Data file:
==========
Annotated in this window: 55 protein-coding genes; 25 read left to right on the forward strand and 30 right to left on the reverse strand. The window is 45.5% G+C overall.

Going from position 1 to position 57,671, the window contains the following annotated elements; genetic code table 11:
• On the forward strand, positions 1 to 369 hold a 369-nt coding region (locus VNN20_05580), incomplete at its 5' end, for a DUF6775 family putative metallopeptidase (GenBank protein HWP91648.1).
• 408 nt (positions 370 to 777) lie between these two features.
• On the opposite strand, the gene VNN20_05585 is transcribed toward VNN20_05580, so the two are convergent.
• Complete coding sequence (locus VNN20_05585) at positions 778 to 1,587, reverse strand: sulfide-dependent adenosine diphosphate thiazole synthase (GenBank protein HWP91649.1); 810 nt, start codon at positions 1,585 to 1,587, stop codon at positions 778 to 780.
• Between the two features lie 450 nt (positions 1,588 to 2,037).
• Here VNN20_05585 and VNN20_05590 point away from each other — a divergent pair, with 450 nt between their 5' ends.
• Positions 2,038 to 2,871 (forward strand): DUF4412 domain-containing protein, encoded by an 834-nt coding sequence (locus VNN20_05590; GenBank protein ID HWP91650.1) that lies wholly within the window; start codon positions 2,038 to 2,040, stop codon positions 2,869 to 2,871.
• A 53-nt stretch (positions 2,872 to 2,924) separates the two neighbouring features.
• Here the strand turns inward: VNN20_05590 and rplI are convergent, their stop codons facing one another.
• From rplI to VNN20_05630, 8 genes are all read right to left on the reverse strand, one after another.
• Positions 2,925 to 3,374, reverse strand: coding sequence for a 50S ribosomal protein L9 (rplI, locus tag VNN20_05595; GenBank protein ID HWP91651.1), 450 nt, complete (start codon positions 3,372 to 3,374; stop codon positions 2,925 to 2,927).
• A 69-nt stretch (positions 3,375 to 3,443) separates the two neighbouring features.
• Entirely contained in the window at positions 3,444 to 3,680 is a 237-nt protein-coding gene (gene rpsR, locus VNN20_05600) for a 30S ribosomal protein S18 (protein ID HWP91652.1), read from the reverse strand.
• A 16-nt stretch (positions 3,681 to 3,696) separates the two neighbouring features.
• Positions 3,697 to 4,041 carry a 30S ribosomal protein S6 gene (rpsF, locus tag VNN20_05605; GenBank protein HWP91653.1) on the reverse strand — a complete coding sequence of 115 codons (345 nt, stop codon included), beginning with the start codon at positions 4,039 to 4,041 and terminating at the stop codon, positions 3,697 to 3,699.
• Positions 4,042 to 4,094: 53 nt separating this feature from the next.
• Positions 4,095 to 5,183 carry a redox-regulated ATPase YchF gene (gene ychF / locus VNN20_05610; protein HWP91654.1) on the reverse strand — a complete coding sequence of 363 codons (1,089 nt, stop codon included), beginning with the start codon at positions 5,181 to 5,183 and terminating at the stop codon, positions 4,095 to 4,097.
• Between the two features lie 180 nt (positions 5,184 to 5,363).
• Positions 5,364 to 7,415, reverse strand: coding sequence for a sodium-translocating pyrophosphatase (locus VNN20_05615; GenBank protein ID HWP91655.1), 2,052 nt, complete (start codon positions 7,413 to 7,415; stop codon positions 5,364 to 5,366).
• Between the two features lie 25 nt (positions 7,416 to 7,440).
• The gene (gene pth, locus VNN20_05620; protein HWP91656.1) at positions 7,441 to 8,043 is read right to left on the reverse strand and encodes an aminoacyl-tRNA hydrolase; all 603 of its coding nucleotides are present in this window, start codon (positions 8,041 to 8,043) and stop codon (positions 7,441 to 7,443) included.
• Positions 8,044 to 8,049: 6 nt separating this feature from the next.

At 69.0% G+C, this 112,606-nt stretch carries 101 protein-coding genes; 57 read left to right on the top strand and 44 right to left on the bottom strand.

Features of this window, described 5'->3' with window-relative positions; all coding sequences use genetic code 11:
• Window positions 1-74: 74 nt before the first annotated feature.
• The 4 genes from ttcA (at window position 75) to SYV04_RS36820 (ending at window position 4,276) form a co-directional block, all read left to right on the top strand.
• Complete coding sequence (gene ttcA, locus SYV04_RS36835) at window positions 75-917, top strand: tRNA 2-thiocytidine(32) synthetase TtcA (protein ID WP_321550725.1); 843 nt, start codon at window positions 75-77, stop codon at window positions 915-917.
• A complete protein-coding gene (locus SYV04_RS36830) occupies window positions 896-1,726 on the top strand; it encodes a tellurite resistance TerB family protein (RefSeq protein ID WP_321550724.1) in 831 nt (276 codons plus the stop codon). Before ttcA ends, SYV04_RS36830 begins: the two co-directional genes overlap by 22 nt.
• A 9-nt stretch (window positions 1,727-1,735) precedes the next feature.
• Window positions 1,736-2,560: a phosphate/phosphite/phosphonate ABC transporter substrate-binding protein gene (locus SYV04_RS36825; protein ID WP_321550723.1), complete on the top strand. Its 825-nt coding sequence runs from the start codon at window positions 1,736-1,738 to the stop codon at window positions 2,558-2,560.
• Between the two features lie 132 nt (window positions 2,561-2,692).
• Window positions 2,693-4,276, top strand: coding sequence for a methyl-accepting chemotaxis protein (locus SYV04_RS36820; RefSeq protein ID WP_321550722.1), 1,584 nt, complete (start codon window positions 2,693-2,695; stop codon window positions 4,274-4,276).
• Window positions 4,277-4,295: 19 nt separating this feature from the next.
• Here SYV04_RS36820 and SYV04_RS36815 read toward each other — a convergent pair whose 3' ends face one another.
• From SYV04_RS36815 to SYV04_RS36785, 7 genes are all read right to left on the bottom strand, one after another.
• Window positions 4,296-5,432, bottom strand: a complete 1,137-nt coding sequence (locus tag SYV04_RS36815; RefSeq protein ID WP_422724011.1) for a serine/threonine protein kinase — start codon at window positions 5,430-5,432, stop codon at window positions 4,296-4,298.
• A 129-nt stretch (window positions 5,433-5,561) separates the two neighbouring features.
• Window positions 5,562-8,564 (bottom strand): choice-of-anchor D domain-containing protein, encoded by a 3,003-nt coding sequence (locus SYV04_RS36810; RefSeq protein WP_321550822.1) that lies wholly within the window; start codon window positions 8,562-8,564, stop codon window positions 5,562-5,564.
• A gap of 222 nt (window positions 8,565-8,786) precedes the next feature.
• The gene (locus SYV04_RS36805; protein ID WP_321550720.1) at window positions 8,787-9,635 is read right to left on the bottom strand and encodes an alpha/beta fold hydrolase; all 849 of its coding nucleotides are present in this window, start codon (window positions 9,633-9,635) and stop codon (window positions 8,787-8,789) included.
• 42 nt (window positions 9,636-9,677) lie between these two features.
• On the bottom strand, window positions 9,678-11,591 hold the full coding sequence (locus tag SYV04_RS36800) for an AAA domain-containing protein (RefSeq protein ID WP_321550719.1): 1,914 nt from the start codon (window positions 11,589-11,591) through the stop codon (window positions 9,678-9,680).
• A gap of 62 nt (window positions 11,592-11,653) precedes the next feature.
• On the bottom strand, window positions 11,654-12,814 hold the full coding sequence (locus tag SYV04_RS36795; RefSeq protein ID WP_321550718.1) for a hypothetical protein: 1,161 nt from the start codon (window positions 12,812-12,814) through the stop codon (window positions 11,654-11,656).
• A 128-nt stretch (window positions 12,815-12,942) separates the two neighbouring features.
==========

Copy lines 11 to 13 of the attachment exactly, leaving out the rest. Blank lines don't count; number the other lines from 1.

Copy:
• Here the strand turns inward: VNN20_05590 and rplI are convergent, their stop codons facing one another.
• From rplI to VNN20_05630, 8 genes are all read right to left on the reverse strand, one after another.
• Positions 2,925 to 3,374, reverse strand: coding sequence for a 50S ribosomal protein L9 (rplI, locus tag VNN20_05595; GenBank protein ID HWP91651.1), 450 nt, complete (start codon positions 3,372 to 3,374; stop codon positions 2,925 to 2,927).